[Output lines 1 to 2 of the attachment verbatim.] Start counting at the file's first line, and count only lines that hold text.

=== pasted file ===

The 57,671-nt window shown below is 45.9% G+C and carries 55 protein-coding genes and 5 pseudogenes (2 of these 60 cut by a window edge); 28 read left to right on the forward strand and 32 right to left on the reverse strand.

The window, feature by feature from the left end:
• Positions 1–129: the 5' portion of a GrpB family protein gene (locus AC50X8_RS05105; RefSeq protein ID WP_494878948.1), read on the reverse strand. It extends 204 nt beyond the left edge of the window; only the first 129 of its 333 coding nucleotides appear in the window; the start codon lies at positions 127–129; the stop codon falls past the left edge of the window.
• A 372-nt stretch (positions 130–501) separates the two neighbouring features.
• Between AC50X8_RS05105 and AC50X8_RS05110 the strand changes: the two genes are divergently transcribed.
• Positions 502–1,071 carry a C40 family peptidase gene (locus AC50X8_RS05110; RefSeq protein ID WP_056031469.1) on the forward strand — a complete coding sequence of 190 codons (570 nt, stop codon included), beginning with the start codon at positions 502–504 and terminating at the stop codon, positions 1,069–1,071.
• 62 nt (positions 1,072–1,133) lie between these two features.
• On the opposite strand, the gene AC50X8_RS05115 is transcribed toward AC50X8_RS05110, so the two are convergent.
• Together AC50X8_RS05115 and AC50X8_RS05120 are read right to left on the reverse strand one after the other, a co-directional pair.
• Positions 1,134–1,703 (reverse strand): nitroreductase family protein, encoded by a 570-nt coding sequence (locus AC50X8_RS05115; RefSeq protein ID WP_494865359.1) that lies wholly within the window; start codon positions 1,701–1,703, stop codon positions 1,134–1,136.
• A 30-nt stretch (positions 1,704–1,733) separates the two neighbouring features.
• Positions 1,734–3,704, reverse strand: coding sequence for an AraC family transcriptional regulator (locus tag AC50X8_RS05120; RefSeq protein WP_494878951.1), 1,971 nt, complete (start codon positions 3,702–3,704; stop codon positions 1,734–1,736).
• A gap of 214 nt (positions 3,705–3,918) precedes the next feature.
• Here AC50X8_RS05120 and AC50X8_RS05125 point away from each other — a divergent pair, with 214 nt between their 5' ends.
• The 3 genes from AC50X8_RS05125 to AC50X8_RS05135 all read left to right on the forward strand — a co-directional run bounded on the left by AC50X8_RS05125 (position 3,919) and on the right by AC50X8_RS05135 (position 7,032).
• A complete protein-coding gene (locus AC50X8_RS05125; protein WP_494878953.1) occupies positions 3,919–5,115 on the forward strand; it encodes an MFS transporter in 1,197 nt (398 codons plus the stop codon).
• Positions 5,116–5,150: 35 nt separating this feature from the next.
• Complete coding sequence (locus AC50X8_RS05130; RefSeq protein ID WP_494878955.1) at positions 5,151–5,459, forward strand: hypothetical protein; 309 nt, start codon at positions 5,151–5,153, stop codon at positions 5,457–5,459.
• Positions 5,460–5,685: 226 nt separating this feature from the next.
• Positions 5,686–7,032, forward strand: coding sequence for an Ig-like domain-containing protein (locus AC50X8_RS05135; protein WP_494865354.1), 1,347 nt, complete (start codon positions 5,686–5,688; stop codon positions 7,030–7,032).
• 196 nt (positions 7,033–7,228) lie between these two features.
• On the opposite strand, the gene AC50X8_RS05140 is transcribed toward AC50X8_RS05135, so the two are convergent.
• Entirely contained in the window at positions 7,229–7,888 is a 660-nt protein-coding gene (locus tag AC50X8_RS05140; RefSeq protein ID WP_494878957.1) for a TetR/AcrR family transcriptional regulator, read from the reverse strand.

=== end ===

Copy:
The 57,671-nt window shown below is 45.9% G+C and carries 55 protein-coding genes and 5 pseudogenes (2 of these 60 cut by a window edge); 28 read left to right on the forward strand and 32 right to left on the reverse strand.

The window, feature by feature from the left end: